Glasgow LEZ map, vehicle checker and exemptions as city is first in Scotland to launch full low emissions zone
How residents and visitors can avoid charges as Glasgow prepares to be first Scottish city to issue clean air zone fines for cars and vans
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On 1 June, restrictions aimed at cutting air pollution came into force in the city centre affecting almost all vehicles and bringing the threat of heavy fines for those who don't comply. The city first began enforcing rules on buses but 2018 and has become the first in Scotland to extend its enforcement to other vehicles, including private passenger cars, small vans and taxis.
Glasgow City Council says the introduction of the zone is essential to reduce pollution levels in the city centre - particularly nitrogen dioxide, which it says road traffic is the main source of.
Automatic numberplate recognition cameras will monitor vehicles entering the enforcement zone and identify vehicles which do not meet minimum standards on emissions. A Penalty Charge Notice (PCN) fine will then automatically be issued to the registered keeper of any non-compliant vehicle.
Where does Glasgow LEZ cover?
Glasgow's LEZ covers an area of the city centre bounded by the M8 motorway to the north and west, the River Clyde to the south and Saltmarket/High Street to the east. The M8 motorway is not included within Glasgow's LEZ.
A full list of every street covered by the LEZ can be found here and there is an interactive map here, detailing the area and roads covered. There is also signage at every entry point to the zone and road markings within the zone.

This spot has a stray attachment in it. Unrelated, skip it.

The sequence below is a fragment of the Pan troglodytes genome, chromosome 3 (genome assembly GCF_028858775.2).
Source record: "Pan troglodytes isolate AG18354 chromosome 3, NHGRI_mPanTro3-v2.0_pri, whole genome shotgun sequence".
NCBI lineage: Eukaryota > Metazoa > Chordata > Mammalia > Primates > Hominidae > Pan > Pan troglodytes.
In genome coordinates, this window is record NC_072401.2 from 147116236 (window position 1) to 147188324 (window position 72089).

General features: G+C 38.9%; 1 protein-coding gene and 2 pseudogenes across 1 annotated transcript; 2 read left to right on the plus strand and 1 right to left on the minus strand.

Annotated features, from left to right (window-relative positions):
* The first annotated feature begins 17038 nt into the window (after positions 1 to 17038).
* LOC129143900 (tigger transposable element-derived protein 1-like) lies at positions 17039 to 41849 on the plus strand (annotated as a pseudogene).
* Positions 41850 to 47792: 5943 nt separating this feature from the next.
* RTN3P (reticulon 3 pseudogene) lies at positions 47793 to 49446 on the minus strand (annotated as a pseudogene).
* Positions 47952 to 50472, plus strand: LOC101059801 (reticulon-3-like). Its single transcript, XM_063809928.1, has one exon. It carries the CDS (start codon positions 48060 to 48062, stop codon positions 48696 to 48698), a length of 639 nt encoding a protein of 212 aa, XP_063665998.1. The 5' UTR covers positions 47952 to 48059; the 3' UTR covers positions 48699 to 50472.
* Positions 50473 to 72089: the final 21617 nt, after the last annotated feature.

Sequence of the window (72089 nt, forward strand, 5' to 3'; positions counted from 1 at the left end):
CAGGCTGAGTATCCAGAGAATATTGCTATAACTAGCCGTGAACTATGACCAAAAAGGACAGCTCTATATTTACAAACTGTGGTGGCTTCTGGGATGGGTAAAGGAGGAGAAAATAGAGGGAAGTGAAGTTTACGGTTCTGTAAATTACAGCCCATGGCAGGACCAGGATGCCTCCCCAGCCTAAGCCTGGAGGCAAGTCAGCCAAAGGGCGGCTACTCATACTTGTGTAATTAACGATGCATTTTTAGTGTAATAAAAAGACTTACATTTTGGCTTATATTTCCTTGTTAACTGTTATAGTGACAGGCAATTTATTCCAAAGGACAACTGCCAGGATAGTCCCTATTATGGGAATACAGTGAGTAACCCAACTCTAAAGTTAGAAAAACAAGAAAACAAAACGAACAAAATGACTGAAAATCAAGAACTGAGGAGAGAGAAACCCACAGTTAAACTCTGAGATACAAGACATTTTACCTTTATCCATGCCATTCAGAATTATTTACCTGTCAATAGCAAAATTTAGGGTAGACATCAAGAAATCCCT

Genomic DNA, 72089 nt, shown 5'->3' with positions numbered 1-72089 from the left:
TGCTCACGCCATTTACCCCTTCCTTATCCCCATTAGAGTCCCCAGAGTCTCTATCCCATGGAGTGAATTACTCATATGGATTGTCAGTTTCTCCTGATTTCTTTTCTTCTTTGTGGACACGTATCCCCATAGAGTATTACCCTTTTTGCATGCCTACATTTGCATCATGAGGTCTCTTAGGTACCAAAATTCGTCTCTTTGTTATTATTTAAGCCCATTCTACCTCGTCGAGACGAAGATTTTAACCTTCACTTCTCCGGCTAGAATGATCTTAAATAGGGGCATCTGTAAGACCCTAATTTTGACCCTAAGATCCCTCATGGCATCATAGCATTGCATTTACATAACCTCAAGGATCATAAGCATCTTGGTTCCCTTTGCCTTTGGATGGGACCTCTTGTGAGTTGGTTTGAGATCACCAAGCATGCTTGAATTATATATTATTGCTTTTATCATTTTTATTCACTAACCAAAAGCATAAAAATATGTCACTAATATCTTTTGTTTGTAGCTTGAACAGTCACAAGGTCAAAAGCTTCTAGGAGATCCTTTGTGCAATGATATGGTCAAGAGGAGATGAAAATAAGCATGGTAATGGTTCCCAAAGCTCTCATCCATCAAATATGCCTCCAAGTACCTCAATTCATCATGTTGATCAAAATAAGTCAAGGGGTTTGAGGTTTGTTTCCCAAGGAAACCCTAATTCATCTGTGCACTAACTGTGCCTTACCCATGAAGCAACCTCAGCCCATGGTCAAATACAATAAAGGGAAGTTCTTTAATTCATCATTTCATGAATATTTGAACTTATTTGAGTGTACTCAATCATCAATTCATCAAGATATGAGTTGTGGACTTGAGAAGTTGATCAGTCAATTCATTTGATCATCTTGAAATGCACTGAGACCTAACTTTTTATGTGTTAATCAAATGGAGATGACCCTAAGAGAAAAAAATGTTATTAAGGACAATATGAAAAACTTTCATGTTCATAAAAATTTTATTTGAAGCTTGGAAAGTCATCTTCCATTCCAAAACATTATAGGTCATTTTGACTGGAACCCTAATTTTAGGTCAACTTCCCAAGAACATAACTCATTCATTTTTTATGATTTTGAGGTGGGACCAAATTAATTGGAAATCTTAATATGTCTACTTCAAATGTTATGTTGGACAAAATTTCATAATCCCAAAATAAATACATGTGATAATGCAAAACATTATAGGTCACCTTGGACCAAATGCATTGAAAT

Glasgow LEZ charges and operating hours
Glasgow’s LEZ , operates 24 hours a day, 365 days a year and does not have a daily fee for non-compliant vehicles. Instead, drivers are immediately fined via PCN if they bring a non-compliant car into the zone, with the penalty increasing with each subsequent breach.
Fines start at £60 for a first offence, which is reduced to £30 if it is paid within 14 days.
Under a surcharging system, the penalty then doubles with each subsequent offence, reaching a maximum of £480 for cars and light goods vehicles, and £960 for buses and HGVs. Once this cap is reached any more breaches are charged at the maximum fine.
The Scottish Government’s Net Zero Secretary Mairi McAllan said the PCN system had been “robustly” designed to stop people using non-compliant vehicles in the zones rather than paying to get around the restrictions, as in London and Birmingham.
Similar penalties will apply when Edinburgh, Aberdeen and Dundee begin full enforcement of their LEZs.
Glasgow LEZ exemptions and vehicle checker
As with other clean air zones, some vehicles and road users are exempt from the LEZ charges. These include:
- Any electric vehicle
- Petrol cars which meet Euro 4 emissions standards (typically any car registered from January 2006)
- Diesel cars which meet Euro 6 (typically any car registered from September 2015)
- Heavy duty petrol vehicles such as buses/coaches and HGVs which meet Euro IV standards
- Heavy duty diesel vehicles which meet Euro VI standards
- Motorbikes and mopeds
You can check if your vehicle is compliant using this online tool.
There are also exemptions for:
- A vehicle registered with a 'disabled' or 'disabled passenger vehicles' tax class
- A vehicle receiving a reduction in vehicle excise duty because it is being used by a disabled person in receipt of personal independence payment at the standard rate
- Blue Badge holders
Vehicles registered with a disabled tax class will automatically be classified as exempt. Other Blue Badge holders can apply for exemption via Transport Scotland's LEZ exemption system.
Glasgow residents living within the LEZ are also being given a time-limited exemption until 1 June 2024 after which they will have to replace non-compliant vehicles with one that meets the standards or face severe penalties.
The Scottish LEZ scheme also allows historical exemptions. Any car first registered more than 30 years ago and no longer in production is excluded from the charges. As with London’s ULEZ, this and the rules on emissions classes leave the door open to a variety of unusual models, from older family cars to V12 supercars.